Referring to FIGS. 1, 2, 3a, and 3b, the inner edges of the metallization pattern 20 of the cap 10 preferably extend further inward than the inner edges of the metallization pattern 22 of the base 2. This enables thorough contact between the metallization patterns 20 and 22, even if alignment between them is not complete.
In soldering the cap 10 to the base 2, a thin solder pattern 26 (FIG. 4) of, e.g., a gold-tin alloy (or a lead-tin alloy) 70 μm thick is inserted between the metallization patterns 20 and 22 of the base 2 and the cap 10. The volume of the solder pattern is calculated to conform with the required volume. Applying pressure of approximately 1×105 Pa toward the cap 10, the assembly of the base 2, the solder pattern 26, and the cap 10 is heated to a temperature of 330° C. and then cooled to solidify the solder (28 in FIG. 1). Note, the lead pins 8 are not illustrated in FIGS. 3a and 3b for simplicity.
In experiments according to the device and process described above, we found that, after soldering, flowing or flying of excess solder out of the soldering portion 28 was eliminated or greatly reduced in comparison to the case of soldering without a metallization pattern on the side surfaces of the cap. This allows a great increase in the yield of a semiconductor device including a ceramic base and a ceramic cap soldered thereto.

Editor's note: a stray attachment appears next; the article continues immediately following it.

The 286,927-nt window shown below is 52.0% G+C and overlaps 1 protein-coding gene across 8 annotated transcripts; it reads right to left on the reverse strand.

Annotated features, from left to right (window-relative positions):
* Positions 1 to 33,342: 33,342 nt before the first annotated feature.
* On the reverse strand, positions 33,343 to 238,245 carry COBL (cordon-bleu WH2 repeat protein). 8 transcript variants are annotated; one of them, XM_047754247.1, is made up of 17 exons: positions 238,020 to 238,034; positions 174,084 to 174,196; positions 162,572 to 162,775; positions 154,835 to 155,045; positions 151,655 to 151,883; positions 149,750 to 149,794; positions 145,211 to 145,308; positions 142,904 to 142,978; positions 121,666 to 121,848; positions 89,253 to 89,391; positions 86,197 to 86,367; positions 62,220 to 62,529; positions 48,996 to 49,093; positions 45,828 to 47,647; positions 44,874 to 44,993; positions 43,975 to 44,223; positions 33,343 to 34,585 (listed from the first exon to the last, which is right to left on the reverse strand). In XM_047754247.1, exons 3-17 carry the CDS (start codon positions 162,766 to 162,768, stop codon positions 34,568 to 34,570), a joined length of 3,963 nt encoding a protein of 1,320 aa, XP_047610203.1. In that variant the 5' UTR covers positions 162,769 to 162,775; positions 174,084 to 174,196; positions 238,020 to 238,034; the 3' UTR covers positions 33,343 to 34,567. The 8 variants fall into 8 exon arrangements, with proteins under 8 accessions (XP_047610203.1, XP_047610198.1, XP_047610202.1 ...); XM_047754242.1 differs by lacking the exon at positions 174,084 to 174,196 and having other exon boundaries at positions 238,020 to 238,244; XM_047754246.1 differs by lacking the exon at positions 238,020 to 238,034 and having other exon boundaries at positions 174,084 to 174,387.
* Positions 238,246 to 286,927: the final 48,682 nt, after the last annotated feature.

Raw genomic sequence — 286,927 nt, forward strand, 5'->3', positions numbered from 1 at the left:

In experiments for fabricating semiconductor devices including a ceramic base and a ceramic cap soldered to each other and having various shapes of metallization patterns for soldering, we found that the addition of metallization to the side surfaces of the cap in addition to the region where the cap contacts the base was the most effective to avoid flow or flying of excess solder and to obtain excellent soldering or sealing of the ceramic cap and the ceramic base. We consider the reason for the effectiveness of the metallization on the side surfaces of the cap to be that corners formed by the side surfaces of the cap and the top surface of the base promote formation of various meniscuses of different shapes by excess solder, which allows absorption of different volumes of excess solder while excellent sealability between the cap and the base is obtained. In contrast, if metallization is formed extending from a region where a cap contacts a base to a portion of the main surface of the cap, the portion extending more inward than the contact region, without forming metallization on the side surfaces of the cap, the extended metallization portion absorbs excess solder but the extended metallization portion, if too large, often absorbs the solder necessary to seal the space between the cap and the base, resulting in the formation of voids in the soldering.